Reactive oxygen species mediate endothelium-dependent relaxations in tetrahydrobiopterin-deficient mice.
Cosentino F., Barker JE., Brand MP., Heales SJ., Werner ER., Tippins JR., West N., Channon KM., Volpe M., Lüscher TF.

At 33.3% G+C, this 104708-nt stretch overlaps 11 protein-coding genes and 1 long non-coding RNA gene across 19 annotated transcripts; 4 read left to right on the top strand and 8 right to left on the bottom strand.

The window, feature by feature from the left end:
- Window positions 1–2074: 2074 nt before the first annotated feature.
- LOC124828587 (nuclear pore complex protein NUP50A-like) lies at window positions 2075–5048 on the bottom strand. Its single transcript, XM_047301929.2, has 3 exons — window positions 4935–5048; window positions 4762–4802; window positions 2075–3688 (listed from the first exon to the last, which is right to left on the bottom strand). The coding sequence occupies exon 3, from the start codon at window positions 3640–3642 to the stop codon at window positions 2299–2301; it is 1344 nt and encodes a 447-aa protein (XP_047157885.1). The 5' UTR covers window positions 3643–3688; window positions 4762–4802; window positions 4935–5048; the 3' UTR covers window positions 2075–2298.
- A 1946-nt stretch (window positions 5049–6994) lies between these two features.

(6R)-5,6,7,8-Tetrahydro-biopterin (H(4)B) is essential for the catalytic activity of all NO synthases. The hyperphenylalaninemic mouse mutant (hph-1) displays 90% deficiency of the GTP cyclohydrolase I, the rate-limiting enzyme in H(4)B synthesis. A relative shortage of H(4)B may shift the balance between endothelial NO synthase (eNOS)-catalyzed generation of NO and reactive oxygen species. Therefore, the hph-1 mouse represents a unique model to assess the effect of chronic H(4)B deficiency on endothelial function. Aortas from 8-week-old hph-1 and wild-type mice (C57BLxCBA) were compared. H(4)B levels were determined by high-performance liquid chromatography and NO synthase activity by [(3)H]citrulline assay in homogenized tissue. Superoxide production by the chemiluminescence method was measured. Isometric tension was continuously recorded. The intracellular levels of H(4)B as well as constitutive NO synthase activity were significantly lower in hph-1 compared with wild-type mice. Systolic blood pressure was increased in hph-1 mice. However, endothelium-dependent relaxations to acetylcholine were present in both groups and abolished by inhibition of NO synthase with N(G)-nitro-L-arginine methyl ester as well. Only in hph-1 mice were the relaxations inhibited by catalase and enhanced by superoxide dismutase. After incubation with exogenous H(4)B, the differences between the 2 groups disappeared. Our findings demonstrate that H(4)B deficiency leads to eNOS dysfunction with the formation of reactive oxygen species, which become mediators of endothelium-dependent relaxations. A decreased availability of H(4)B may favor an impaired activity of eNOS and thus contribute to the development of vascular diseases.